Since 1995, we have been determined to promote the leadership of women prisoners and former prisoners. We are particularly proud that on our 10th anniversary, our new executive director, Yvonne Cooks, is a former prisoner and a woman of color! We are also proud that our organization continues to be based on the work of volunteers who together contribute hundreds of hours each year.
Clearly, we have monumental tasks ahead of us. But we have laid a solid foundation to sustain this fight. We are especially excited that our new Compañeras project is beginning to address the specific, aggravated problems of immigrant women prisoners. We have learned and accomplished a lot over the past 10 years and we sincerely hope that all of our readers will continue to join us in ?Caring Collectively for Women Prisoners? in the decade to come!
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[To remember the founders of CCWP who have since passed away, we print their pictures throughout this issue.]
Charisse Shumate, lead plaintif in the class action suit Shumate v. Wilson, which charged that CDC?s medical practices constitute cruel and unusual punishment. CCWP was formed to support the organizing inside that led to over seventy women prisoners participating in the law suit.
Sherri Chapman?s abysmal medical care was investigated by Amnesty Internatio-nal, which helped bring a spot-light on the issue. She refused to accept second-class medical care for herself or others.
Judy Ricci, HIV and HEP C peer health educator, hospice volunteer, tireless fighter for women prisoners? right to be healthy and well
Patrisia Gutierrez Contreras, third life term prisoner to receive compassionate release in California?s history. She held that as painful as it might be to struggle for justice without seeing signs of change, it is far better to die not having one?s hopes realized than to die without knowing hope at all.
A victim of this insane prison society
Never ending ridicule, distributed systematically
Freight in my eyes
Living in a bloody disguise
Just a mold among all women
I’m labeled as quite a sin
By the system put to shame
But I am not the one to blame
I fight for me
To end this strife
It’s a shame that a large part of the staff who work here at VSPW are immature men who regularly verbally assault us. They take pride in inflicting rules, not enforcing them.
The verbal and emotional abuse is the norm. The men don’t even respect the female staff. I’d be embarrassed if I was continually getting pay raises while the state’s youth go without school materials. It is a sad time for California. Locking people up is not the answer. Rehabilitation is a term that only exists on paper.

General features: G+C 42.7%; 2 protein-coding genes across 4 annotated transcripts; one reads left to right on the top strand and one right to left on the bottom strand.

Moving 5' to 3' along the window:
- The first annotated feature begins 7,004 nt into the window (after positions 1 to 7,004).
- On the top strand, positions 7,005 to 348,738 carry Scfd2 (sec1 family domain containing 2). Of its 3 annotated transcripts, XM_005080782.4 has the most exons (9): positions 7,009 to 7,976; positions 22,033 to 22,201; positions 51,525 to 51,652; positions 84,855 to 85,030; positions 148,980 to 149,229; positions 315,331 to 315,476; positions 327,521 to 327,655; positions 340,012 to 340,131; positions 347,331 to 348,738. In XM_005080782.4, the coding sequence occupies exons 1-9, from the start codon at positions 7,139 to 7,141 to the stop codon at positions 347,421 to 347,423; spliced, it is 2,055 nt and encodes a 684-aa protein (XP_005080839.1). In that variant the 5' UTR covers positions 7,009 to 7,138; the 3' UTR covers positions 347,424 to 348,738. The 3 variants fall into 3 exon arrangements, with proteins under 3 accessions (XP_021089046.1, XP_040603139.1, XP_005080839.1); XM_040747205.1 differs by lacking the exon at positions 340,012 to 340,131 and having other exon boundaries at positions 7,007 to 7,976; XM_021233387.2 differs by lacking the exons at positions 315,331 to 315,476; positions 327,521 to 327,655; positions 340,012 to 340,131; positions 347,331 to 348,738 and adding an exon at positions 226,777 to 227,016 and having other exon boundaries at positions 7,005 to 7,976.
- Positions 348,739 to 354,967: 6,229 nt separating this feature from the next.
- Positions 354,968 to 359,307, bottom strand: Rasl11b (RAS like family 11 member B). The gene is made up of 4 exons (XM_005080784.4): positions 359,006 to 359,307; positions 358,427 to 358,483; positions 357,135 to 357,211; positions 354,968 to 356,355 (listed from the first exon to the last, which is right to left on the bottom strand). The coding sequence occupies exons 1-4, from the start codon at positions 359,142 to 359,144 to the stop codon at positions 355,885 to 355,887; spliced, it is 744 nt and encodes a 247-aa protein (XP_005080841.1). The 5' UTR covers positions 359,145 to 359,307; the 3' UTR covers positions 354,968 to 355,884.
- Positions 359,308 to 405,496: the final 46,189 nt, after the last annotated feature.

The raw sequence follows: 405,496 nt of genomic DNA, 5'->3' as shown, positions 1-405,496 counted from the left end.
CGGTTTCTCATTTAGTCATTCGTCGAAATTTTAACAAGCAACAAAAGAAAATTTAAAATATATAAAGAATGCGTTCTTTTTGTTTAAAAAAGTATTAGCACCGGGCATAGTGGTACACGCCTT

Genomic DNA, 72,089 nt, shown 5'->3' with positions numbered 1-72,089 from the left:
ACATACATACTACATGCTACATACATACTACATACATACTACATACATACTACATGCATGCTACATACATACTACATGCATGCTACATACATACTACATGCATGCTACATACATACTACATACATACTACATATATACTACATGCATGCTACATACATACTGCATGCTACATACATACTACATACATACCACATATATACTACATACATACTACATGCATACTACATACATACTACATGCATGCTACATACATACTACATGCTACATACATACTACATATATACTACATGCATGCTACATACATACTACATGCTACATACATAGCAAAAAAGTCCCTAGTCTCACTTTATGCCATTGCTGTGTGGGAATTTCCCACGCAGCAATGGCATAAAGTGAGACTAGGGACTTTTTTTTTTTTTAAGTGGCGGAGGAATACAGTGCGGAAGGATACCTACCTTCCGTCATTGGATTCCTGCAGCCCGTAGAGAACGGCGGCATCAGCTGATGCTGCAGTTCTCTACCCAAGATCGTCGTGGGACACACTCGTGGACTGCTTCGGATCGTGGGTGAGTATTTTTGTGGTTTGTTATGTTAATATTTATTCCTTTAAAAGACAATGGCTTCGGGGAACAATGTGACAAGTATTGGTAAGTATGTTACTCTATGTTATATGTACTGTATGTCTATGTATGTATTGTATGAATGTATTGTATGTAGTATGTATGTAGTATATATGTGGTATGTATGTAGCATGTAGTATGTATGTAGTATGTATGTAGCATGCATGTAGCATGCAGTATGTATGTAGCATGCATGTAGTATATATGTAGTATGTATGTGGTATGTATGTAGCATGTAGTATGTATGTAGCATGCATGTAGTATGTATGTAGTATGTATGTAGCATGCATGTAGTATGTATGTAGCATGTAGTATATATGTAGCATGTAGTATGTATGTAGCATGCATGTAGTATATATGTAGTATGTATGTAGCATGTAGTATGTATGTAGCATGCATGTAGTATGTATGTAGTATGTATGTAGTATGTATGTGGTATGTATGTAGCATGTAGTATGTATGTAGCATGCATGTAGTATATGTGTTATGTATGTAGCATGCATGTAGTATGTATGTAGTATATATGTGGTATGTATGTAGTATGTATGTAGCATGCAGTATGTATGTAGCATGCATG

The system loves it when all we do is eat noodles and zone out to the TV, it makes their unlocking doors job (which is the rough point of their day) that much easier.
This institution does not promote recovery. The substance abuse program is primarily concerned with bodies in the beds so they get paid. We are warehoused like cattle.
Nutrition here is a joke. There isn’t enough iron, protein, green vegetables, or calcium, which contributes to various health problems over time. It would save the state money in the long run in medical costs if we had proper nutrition here.
The defeminization of having our hair up 24 hours a day, even in our non-programming time is just a form of control, to keep women feeling bad about themselves. This institution is like going from one abusive relationship to another, and nobody even hears your voice because you’re behind walls.
Recidivism means this place is a revolving door. There isn’t anything at this institution to show you tools to change your attitudes or habits.
Women, how do you cope? What’s going on at your institution to promote healing, recovery? Give us some ideas. We need help to stop the madness that infests VSPW. We need outside help, so the public is aware of the abuse that is daily here.
[We reprint a small part of a research paper written for a class by the daughter of Sara Olson, currently inprisoned at CCWF]
An enormous piece of my family went missing when my mother was sent away to prison. Most children may not understand what’s going on. Why is their parent gone? They may have had no warning.
Children are the hidden victims of the criminal justice system. Having my mother taken away from my family was a very traumatizing event. She now sits in a cell 3,000 miles away from home, and the prison makes it especially difficult for us to be close to her.
The growth of the prison system has dramatically impacted the lives of millions of children. In 1999 U.S. prisons held parents of over 1.5 million children, an increase of over 500,000 since 1991. Children of color are far more likely to have a parent in prison. Black children are nine times more likely to have a parent in prison than white children. Latino children are three times more likely.
When parents have to go away, children feel sad or worried. They may feel abandoned or feel they may never see the parent again. Not a lot of information is given, and many children may worry that something terrible may happen to their parent while in prison. It can hurt a child very much to know that their mother is being treated harshly in prison. I worry about that every day.